Posted in MLB, Philadelphia Phillies, Sabermetrics | Print | 11 Comments »
Roy Halladay, check.
Cliff Lee, check.
Cole Hamels, check.
Vance Worley, check.
Uh… Kyle Kendrick?
That’s been the run-down of the Phillies’ rotation, or at least the general consensus from conversations I’ve had. It seems like the city of Philadelphia has collectively forgotten about Joe Blanton‘s existence. Of course, it’s hard to find fault when the right-hander made only eight starts last year, missing nearly four months between May and September due to an elbow injury.
Blanton finished the year with a 5.01 ERA, but had decent peripherals in a small sample of innings (41 and one-third): he averaged 7.6 strikeouts and 2.0 walks per nine innings and induced grounders at a 55 percent clip. The ground ball rate was well above his career norm, but the strikeout and walk rates were essentially in line with what we would have expected.
The 5.01 ERA is ugly when paired with his 2010 ERA of 4.82. For those who still use the stat as a basis for forecasting, it’s hard to get excited about Blanton especially when you have Kendrick waiting behind him. However, as we’ve learned in the past, we can get a rather good estimate of a pitcher by looking at factors directly in his control. The following is a list of pitchers who, between 2010-11, amassed at least 200 innings with a K/9 and BB/9 within 0.5 of Blanton’s rates (7.0 and 2.2).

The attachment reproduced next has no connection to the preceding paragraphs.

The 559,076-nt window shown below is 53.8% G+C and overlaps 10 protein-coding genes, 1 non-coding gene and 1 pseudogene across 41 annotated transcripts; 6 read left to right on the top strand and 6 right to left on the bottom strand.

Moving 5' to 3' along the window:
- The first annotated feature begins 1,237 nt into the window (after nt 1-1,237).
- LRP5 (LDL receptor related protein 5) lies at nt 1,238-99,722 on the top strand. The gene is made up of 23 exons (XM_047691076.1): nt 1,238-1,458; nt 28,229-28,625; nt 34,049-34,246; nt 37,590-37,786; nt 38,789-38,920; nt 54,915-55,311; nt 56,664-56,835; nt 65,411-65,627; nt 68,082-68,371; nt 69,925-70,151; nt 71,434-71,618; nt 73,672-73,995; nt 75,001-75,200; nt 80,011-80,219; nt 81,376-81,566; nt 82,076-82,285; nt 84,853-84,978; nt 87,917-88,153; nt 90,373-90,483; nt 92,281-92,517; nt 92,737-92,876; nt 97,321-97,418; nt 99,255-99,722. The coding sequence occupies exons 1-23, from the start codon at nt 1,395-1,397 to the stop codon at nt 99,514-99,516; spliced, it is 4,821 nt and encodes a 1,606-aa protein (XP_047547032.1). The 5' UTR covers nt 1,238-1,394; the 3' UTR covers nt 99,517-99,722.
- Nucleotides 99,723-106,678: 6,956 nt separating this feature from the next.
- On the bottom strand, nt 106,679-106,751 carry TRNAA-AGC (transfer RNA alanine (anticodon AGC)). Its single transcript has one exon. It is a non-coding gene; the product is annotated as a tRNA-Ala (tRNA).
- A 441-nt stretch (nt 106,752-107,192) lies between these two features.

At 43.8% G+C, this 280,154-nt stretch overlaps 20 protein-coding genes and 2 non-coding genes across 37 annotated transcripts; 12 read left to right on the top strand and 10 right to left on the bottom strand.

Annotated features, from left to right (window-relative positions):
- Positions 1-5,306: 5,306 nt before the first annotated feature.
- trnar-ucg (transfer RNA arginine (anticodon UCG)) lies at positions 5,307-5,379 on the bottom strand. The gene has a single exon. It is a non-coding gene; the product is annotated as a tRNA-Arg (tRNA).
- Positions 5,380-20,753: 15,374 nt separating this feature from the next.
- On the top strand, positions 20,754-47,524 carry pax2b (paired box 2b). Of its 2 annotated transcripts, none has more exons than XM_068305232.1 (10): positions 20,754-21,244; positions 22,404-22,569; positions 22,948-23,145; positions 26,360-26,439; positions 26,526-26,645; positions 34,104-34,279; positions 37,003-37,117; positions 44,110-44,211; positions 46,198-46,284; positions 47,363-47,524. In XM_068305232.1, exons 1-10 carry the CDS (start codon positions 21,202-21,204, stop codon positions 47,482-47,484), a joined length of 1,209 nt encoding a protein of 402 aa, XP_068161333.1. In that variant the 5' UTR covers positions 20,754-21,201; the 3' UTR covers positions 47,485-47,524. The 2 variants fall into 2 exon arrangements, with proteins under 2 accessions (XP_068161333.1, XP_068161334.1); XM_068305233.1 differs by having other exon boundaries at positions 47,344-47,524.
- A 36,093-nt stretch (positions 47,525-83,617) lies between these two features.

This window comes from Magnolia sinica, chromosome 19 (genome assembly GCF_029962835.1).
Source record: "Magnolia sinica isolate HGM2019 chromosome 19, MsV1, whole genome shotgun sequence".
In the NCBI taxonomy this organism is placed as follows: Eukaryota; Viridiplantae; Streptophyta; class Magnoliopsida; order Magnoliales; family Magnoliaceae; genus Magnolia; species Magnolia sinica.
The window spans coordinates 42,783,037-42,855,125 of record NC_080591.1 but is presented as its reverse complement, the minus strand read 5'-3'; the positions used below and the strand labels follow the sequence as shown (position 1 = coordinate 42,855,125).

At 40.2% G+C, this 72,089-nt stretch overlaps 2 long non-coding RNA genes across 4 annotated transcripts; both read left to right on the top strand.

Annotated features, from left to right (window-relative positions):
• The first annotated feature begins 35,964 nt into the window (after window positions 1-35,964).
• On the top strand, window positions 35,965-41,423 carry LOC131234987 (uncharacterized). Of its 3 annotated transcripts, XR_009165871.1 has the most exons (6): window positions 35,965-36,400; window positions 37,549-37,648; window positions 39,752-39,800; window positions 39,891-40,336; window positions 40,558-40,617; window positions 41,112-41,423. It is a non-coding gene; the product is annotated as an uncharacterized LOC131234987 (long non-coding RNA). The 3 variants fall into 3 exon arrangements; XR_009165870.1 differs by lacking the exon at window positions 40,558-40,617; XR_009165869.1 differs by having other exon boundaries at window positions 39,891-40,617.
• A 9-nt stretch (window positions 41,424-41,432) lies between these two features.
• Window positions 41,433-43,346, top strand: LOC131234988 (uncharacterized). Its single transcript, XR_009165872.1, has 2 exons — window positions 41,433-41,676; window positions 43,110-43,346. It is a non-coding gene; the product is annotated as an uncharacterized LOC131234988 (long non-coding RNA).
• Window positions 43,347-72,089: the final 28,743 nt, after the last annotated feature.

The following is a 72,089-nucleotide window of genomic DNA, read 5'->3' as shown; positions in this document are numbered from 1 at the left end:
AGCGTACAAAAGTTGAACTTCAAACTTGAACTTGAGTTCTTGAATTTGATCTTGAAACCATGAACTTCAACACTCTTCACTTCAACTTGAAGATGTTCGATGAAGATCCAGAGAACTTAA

That’s a pretty good list of pitchers. Along with this post expressing pessimism with regard to Kendrick, Phillies fans should be more confident about Blanton going into 2012. He is entering the final year of a three-year, $24 million contract. If you are among those that believe that players try harder to succeed in a contract year, then there’s another plus — he will want to prove he can both stay healthy and be productive, hoping to land another multi-year contract in free agency.
In a rotation with three Cy Young-caliber pitchers and an up-and-comer in Worley, it makes sense that Blanton would be looked over. However, he is one of the few wild cards on the Phillies’ pitching staff, adding even more intrigue to an already interesting upcoming season.